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Leadership Case Study
Justin Salisbury Tries a Little Recognition Justin Salisbury is a super-franchiser for a large chain of soup-and-sandwich shops. He owns twelve shopsin the same region, having invested $2 million to ownthese stores. One-half the investment in the storescame from inheritance and investments Justin hadmade prior to becoming a franchisor. The other half of the money was borrowed, so Justin feels consider- able pressure to earn enough gross profit from the stores to make his debt payments and earn a living. Justin concluded that he needed to increase rev- enues from his stores about 15 percent in order to net enough profit for a comfortable living. He believed that his business processes were good enough to make a profit, and that the company was giving his franchise operations enough marketing and advertis-ing support. Justin also thought that his managers were running efficient operations. He was concerned, however, that they weren’t trying hard enough to achieve good customer service by encouraging the or- der takers at the stores to pay more attention to cus- tomers. For example, when Justin visited the stores (or sent a family member in his place), the order takers didn’t smile enough or ask frequently enough, “What else would you like with your order?”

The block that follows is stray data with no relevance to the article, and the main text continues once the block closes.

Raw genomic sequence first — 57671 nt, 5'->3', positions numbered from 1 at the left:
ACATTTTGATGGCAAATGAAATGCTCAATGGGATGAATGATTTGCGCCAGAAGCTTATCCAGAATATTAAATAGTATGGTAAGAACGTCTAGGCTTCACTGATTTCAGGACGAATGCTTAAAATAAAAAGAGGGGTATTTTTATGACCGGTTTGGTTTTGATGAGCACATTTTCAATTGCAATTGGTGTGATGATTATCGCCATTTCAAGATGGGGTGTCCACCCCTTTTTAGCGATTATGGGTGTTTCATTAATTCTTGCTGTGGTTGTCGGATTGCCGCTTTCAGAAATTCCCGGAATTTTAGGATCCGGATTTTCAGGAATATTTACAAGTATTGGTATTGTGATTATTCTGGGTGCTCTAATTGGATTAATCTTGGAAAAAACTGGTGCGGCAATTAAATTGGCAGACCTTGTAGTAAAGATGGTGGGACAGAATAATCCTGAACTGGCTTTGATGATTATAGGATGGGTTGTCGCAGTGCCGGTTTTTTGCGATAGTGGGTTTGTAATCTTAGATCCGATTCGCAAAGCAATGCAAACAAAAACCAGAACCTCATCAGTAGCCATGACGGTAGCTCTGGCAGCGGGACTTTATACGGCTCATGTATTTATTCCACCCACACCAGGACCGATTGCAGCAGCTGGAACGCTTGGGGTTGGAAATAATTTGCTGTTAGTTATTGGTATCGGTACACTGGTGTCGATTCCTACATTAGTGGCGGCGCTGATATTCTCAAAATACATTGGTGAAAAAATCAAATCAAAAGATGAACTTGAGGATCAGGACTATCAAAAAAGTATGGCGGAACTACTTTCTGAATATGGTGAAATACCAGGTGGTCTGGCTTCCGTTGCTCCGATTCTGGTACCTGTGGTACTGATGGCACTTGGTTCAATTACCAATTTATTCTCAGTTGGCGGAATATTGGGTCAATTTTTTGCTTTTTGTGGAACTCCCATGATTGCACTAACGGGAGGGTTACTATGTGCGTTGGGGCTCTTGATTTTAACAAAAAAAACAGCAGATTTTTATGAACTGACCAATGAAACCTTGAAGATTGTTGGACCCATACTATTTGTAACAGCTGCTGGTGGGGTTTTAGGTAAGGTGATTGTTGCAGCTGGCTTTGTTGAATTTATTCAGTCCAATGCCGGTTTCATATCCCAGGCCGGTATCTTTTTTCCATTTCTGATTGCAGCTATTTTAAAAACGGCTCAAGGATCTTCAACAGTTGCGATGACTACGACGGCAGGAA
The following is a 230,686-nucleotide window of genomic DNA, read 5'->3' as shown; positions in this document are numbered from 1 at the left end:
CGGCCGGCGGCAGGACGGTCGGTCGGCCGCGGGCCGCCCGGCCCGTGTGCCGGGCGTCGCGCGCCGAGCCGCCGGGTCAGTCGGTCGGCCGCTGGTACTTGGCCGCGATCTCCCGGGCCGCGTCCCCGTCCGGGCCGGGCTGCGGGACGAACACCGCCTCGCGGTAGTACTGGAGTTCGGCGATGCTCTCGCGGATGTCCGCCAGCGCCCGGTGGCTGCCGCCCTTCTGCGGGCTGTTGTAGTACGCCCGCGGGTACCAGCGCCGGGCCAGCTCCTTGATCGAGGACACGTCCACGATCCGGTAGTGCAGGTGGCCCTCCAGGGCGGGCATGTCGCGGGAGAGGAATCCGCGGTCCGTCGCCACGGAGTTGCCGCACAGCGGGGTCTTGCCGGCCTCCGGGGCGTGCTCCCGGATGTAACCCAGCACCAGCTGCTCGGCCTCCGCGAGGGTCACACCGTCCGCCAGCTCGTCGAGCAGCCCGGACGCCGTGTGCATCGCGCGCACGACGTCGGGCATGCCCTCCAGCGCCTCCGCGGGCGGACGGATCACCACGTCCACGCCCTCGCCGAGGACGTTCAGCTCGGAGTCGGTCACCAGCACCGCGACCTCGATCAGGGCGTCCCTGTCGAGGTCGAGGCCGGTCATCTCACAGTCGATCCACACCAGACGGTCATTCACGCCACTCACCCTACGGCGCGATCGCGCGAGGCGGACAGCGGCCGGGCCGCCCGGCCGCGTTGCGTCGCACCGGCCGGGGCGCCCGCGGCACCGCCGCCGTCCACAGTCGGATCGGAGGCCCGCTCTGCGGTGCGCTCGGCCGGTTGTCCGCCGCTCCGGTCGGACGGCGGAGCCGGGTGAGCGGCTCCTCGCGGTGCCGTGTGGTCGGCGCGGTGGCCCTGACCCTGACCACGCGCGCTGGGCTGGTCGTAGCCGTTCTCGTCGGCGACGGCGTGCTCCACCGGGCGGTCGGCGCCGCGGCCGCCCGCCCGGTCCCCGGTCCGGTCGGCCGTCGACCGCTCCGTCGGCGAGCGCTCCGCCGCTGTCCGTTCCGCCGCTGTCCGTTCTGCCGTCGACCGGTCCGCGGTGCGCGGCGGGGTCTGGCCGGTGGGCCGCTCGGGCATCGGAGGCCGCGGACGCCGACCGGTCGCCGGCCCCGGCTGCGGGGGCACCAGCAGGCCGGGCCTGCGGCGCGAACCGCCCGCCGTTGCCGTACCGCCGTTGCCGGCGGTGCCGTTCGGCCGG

Justin decided that he shouldn’t micromanage by telling the store managers how to motivate their staffs. Yet he decided to discuss with his managers what he wanted—more profit by doing a better job of motivat- ing the order takers and ???cashiers. He also pointed outto his twelve store managers that he would be reward-ing and recognizing their accomplishments in boostingstore revenues. After consulting with the managers,Justin established the goal of a 15 percent increases inrevenues within twelve months. Two weeks after the goal-setting discussions with the twelve store managers, Justin announced that he would be recognizing and rewarding attaining a 15 percent or better increase in revenue with two of the following forms of recognition: A wall plaque designating the manager as a “Store Manager of the Year” A year’s membership in an athletic club for the manager and a spouse or partnerA bonus equivalent to 2 percent of annual salaryAn iPodAn expense-paid trip for the manager and his or her family to one day at an amusement park or theme park. Justin waited for responses from his managers to the proposed recognition plan. He received several email messages acknowledging an appreciation of his program, yet no burst of enthusiasm. Justin thought to himself, “I guess the managers don’t understand yet how great it feels to be recognized for making a tough financial target. I think that when they earn their recognition awards, I will see a lot more enthusiasm.”
*****Answer the 3 questions at the end of the chapter, but incorporate the answers throughout the case study within paragraphs (do not list them out).
All work MUST be written in proper APA format using at least 2 credible outside source beyond the textbook. Be sure to cite and reference all you writings in proper APA format. ******
1. What advice can you give Justin Salisbury about the most likely motivational consequences of his recognition program?
2. What other form of recognition should Justin offer the store managers?
3. Would it be better for Justin to have a recogni- tion program aimed directly at the order takers and cashiers than at their managers? Explain your reasoning.